If the United States loses its hold on international, free-market trade, other nation's belief that the United States will be able to back up its commitments to them – in terms both defense and economic – will be reduced which then will encourage them to begin building their own defenses, reducing U.S. power and influence. The cause-effect relationship is not that a new regional or global superpower will adversely affect United States Liberalism, but the inability of the United States to promote and backup its free trade policies will result in an international uncertainty and rearmament.
An outside problem facing the United States' national security could be the role it takes – or doesn't take – on the issue of global warming. Certain parties believe that the risks that the United States could face if it keeps on its track of "dirty energy" – such as coal and oil – could become loss of prestige internationally, falling behind the curve in manufacturing, and a heavy burden on its citizens in both the inefficiencies of outdated energy grids and the derivative effect of poorer health care due to "dirty energy".
But according to Fareed Zakaria:
Between 2006 and 2012, China and India will build eight hundred new coal-fired power plants – with combined CO2 emissions five times the total savings of the Kyoto accords. (Zakaria, 2008)
The rising regional and world powers of China and India are propelling their growth by the use of this same "dirty energy" that some Green movement proponents are claiming will bring American industry down. But American still is pushing ahead in this area of renewable energy, even if it is slower than some people would like. Last year, wind-powered energy gave out the same amount of power as five nuclear power plants. Solar energy and hybrid technology is on the rise and getting special attention for tax breaks and subsidies for their research and development by the United States government. This year, the Obama administration has helped pass $150 billion dollars over 10 years into the development of clean energy.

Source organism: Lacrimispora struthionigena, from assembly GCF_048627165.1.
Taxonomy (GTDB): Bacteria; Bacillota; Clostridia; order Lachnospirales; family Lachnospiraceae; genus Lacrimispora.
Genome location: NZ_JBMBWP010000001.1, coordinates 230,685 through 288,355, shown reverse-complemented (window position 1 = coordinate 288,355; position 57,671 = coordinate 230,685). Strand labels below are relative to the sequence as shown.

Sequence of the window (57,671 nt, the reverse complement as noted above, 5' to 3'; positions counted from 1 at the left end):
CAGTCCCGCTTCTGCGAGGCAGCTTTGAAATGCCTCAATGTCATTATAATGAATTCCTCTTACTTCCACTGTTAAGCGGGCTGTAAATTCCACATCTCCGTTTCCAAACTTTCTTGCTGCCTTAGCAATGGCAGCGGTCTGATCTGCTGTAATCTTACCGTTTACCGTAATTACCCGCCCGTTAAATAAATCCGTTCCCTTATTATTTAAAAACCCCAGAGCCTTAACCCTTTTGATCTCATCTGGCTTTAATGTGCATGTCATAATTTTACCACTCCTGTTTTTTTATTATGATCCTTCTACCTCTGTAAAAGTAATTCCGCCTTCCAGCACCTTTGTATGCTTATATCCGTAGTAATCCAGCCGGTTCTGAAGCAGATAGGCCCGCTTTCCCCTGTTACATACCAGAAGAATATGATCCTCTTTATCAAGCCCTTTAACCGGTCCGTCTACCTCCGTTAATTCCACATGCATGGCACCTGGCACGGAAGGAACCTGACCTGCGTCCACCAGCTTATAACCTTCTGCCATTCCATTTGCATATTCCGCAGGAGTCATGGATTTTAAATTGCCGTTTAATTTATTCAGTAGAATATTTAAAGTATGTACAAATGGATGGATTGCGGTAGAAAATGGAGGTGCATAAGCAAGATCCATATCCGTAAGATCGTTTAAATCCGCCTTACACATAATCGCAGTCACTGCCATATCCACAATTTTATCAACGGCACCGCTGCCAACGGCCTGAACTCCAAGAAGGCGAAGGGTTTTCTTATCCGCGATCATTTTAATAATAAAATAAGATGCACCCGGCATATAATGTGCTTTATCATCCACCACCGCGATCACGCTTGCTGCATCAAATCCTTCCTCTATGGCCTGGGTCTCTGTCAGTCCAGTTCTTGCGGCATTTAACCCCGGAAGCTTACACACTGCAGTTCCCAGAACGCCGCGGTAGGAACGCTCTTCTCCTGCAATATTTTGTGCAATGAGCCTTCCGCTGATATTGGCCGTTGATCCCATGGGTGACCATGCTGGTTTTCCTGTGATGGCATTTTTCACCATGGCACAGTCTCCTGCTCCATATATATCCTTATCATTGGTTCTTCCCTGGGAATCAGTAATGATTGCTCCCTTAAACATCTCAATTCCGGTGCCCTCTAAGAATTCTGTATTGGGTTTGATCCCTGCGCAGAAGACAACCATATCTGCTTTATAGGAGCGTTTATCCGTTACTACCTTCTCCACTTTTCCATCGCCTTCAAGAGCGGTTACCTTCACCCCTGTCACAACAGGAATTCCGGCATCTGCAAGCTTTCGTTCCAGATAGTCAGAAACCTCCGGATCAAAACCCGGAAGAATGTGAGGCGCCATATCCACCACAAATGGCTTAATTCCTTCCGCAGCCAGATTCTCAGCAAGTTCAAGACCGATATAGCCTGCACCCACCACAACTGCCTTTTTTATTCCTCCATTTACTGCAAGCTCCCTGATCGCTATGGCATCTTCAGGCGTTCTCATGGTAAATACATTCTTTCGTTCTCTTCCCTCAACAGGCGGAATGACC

This now brings us to the present. The case that there is a current re-birth of nationalism will rest chiefly on deduction from current events. The basis for economic nationalism rests on the view that in order to stabilize current economic conditions, countries should urge companies to keep jobs and capital at home. That goes contrary to free-trade economics which states that trade encourages specialization, which brings prosperity. That the global capital markets allocate money more efficiently than local ones, and economic co-operation encourages confidence and enhances security. (The Economist, 2009).
Charles Wheelan writes a good analogy that proponents of economic nationalism need to consider:
To understand the costs of trade barriers, let's ponder a strange question: Would the United States be better off if we were to forbid trade across the Mississippi River? The logic of protectionism suggests that we would. For those of us on the east side of the Mississippi, new jobs would be created, since we would no longer have access to things like Boeing airplanes or Northern California wines. But nearly every skilled worker east of the Mississippi is already working, and we are doing things that we are better at than making airplanes or wine. Meanwhile, workers in the West, who are now very good at making airplanes or wine, would have to quit their jobs in order to make the goods normally produced in the East. They would not be as good at those jobs as the people who are doing them now. Preventing trade across the Mississippi would turn the specialization clock backward. We would be denied superior products and forced to do jobs that we're not particular good at. In short, we would be poorer because we would be collectively less productive. This is why economists favor trade not just across the Mississippi, but also across the Atlantic and the Pacific. Global trade turns the specialization clock forwards; protectionism stops that from happening. (Wheelan, 2002)